3. People have been saying that for decades. The truth of the matter is that if a place doesn’t change in a way consistent with what the market wants, it will decline. Change is a consequence of the market economic and economics. If you don’t like it, move to the Soviet Union.

  2. What’s the fate of the BR High School property? Shouldn’t this all be looked at comprehensively… or am I sounding to much like a City Planner?

  3. If this plan comes to fruition, hope the current tenants can find a suitable replacement. Granville certainly does not have all the ‘bells and whistles’ as newer apartments. But, the cheap rent and desirable location are great trade offs.

    1. People living in close proximity/walking distance to Broad Ripple businesses, the greenway, and BRT is a good thing. Cars cause congestion, not people.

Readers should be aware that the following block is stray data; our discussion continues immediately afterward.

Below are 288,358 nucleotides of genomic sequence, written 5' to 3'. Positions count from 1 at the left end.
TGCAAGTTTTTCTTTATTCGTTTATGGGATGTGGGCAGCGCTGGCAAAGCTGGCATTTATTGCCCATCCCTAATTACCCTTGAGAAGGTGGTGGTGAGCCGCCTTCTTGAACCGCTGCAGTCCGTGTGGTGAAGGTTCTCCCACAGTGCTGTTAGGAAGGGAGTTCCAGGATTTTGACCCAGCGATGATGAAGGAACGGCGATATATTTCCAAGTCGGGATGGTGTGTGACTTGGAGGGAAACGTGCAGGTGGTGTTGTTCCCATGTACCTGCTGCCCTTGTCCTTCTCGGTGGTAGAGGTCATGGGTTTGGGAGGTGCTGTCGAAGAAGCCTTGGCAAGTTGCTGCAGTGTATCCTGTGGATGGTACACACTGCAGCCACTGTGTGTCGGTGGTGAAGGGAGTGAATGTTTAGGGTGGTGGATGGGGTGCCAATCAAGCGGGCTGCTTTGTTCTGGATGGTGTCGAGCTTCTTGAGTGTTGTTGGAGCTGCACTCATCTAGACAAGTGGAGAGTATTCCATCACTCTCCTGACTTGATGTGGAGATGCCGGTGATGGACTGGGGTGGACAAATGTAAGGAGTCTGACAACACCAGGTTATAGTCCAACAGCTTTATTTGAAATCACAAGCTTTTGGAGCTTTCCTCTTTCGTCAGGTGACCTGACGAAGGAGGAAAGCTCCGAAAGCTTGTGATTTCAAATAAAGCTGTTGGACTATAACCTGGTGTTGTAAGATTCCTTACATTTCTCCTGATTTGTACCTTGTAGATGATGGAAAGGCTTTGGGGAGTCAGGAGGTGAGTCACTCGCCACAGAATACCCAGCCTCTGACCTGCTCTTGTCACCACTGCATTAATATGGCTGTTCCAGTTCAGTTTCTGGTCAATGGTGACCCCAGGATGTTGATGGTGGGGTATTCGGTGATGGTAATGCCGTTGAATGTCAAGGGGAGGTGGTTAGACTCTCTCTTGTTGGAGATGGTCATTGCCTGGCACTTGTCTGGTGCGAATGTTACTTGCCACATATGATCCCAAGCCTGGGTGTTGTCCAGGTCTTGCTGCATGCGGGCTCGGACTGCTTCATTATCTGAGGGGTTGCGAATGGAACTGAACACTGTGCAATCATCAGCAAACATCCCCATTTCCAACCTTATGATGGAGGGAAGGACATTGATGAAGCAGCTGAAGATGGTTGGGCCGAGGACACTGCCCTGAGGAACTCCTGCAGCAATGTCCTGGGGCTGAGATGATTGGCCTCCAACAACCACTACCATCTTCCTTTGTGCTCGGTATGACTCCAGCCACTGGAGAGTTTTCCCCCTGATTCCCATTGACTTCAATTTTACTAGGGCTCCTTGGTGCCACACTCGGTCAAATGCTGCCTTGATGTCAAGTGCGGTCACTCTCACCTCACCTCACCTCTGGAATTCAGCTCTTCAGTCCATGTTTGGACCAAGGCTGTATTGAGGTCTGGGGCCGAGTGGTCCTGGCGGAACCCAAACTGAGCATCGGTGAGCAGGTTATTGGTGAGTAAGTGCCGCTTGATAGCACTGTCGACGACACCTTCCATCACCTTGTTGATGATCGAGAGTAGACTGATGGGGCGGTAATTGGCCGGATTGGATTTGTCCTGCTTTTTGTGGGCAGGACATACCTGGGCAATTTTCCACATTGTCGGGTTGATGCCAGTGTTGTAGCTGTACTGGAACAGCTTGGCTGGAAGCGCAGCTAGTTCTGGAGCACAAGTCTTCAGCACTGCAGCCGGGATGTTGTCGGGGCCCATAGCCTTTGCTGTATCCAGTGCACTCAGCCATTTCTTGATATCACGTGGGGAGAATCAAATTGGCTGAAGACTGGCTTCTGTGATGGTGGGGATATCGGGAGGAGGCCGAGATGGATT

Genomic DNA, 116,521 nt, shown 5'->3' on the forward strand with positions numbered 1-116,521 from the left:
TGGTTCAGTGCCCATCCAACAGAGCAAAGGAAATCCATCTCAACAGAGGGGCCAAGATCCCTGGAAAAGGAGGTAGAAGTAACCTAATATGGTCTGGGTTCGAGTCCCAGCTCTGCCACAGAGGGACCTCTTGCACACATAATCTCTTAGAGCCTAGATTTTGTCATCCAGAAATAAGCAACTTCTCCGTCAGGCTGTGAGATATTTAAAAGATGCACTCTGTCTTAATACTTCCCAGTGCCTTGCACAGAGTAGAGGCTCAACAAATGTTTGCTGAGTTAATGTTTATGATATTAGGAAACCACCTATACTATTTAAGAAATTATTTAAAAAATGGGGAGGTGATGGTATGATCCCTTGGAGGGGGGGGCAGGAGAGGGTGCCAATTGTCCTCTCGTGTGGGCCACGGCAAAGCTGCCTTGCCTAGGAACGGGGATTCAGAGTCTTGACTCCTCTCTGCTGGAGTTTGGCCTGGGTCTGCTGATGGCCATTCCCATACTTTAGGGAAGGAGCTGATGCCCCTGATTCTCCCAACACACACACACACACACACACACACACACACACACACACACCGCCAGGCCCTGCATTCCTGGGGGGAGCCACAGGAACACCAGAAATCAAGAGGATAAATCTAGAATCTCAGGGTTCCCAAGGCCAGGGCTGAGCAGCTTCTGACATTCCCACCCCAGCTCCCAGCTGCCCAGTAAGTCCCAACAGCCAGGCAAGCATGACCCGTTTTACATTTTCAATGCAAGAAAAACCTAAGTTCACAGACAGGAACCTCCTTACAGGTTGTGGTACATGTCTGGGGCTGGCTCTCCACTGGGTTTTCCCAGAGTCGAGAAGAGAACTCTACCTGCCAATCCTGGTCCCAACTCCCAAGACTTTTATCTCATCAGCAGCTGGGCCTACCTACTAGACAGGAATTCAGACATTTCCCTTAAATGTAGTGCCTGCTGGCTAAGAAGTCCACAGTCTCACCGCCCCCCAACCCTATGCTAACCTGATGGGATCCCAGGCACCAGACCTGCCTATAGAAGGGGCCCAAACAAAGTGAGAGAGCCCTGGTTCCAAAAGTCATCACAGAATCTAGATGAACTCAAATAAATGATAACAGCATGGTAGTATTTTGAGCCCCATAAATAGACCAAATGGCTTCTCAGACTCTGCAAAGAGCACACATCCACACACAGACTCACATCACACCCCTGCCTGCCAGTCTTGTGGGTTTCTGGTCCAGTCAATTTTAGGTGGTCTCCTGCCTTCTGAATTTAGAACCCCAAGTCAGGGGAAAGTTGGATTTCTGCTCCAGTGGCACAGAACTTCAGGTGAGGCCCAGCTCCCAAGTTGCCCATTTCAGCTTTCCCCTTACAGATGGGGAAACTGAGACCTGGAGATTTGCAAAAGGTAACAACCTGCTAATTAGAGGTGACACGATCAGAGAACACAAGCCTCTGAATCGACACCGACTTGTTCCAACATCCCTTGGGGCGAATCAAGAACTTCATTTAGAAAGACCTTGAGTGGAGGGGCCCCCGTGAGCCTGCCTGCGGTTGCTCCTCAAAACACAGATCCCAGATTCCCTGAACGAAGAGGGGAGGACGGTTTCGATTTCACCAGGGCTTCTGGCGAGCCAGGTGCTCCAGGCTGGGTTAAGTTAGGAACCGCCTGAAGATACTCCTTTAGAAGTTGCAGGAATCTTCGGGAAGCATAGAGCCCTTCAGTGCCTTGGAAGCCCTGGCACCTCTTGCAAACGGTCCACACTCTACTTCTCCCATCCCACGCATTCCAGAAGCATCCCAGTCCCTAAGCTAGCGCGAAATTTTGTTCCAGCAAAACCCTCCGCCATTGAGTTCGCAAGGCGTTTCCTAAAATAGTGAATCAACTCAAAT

2. That was a dumb response. All those people will have cars. I lived and rented in BRip for 5 years. Every person on my street… drove a car to work.

  4. 5 stories?? Lets just call it BroadRipple Canyons instead of BroadRipple Village.
    The development at 64th and Monon Trail alrwady towers over what is left of BroadRipple Village. Tall,plain, and boxy. What has appened to our village? Who approves all these zoning variances?

  5. Respectful responses should be submitted. One can disagree without using sophomoric language.
    Most have cars but many choose to walk or use other modes. Some may drive two to three blocks; most do not.

    Five stories is not very tall. A significant addition of multi-story buildings along every street would perhaps create a minor canyon effect. This is not the case.

    The popularity of the area has resulted in demand. No change would not be a good thing. One must bear in mind that the areas has continued to change over the last 50 years. While always a focal point, the activities and businesses of 2021 are not those of four decades ago. Lack of congestion also indicates and area going nowhere.